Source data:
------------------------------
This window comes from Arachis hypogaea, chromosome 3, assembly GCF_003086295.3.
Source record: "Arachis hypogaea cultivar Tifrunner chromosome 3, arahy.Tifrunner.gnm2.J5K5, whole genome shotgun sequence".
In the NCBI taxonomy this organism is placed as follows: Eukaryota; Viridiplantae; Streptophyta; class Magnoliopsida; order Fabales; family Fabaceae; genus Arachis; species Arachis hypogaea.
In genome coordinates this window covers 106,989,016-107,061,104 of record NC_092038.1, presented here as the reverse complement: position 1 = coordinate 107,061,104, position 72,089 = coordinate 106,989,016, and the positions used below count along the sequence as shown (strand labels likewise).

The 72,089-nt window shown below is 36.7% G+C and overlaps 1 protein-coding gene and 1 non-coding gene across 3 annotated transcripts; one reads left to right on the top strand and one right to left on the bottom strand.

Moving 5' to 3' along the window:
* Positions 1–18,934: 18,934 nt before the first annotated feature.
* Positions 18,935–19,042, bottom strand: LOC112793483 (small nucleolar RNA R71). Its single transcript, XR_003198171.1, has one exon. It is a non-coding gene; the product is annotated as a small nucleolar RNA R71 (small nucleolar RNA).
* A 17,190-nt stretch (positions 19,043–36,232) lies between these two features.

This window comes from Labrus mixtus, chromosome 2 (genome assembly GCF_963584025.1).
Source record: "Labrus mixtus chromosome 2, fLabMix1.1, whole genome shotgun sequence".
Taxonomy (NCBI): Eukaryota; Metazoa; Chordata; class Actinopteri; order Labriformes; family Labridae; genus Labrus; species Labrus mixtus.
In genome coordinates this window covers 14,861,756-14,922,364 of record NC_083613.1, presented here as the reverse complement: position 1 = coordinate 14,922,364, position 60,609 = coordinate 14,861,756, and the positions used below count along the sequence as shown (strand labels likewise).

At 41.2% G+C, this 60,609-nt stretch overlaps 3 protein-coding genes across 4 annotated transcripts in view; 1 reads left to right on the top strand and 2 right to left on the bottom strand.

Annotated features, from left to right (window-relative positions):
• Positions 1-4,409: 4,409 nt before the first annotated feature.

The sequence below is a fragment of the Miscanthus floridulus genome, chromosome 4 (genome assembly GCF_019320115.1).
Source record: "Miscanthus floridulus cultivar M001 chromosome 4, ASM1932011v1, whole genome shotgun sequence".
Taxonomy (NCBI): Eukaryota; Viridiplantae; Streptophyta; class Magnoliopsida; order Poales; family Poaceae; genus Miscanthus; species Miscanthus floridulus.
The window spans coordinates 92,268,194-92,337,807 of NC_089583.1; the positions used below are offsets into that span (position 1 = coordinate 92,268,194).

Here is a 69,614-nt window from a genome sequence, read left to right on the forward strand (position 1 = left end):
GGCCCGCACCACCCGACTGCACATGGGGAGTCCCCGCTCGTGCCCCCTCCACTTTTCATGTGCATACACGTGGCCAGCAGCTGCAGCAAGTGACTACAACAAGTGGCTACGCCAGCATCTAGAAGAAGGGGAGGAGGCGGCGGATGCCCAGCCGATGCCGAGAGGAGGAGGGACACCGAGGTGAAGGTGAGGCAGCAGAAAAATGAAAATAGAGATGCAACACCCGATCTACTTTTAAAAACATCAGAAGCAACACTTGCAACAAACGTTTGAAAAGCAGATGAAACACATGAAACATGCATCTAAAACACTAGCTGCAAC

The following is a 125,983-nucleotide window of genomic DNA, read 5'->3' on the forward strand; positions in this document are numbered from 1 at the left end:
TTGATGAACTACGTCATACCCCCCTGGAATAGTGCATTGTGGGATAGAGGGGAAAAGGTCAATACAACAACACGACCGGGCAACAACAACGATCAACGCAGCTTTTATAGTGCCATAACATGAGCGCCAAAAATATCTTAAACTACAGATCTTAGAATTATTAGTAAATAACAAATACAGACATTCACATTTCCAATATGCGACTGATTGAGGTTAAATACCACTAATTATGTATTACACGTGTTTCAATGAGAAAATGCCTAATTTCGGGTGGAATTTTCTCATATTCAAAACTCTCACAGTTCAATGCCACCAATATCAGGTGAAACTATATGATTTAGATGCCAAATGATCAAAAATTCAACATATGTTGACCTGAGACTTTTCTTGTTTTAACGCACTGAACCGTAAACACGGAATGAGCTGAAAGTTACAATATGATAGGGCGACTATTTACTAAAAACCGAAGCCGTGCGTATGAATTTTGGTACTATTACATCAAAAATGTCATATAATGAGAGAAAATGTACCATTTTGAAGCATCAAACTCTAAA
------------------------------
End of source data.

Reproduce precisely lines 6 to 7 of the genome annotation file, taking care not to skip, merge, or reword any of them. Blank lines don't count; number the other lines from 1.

Moving 5' to 3' along the window:
* Positions 1–18,934: 18,934 nt before the first annotated feature.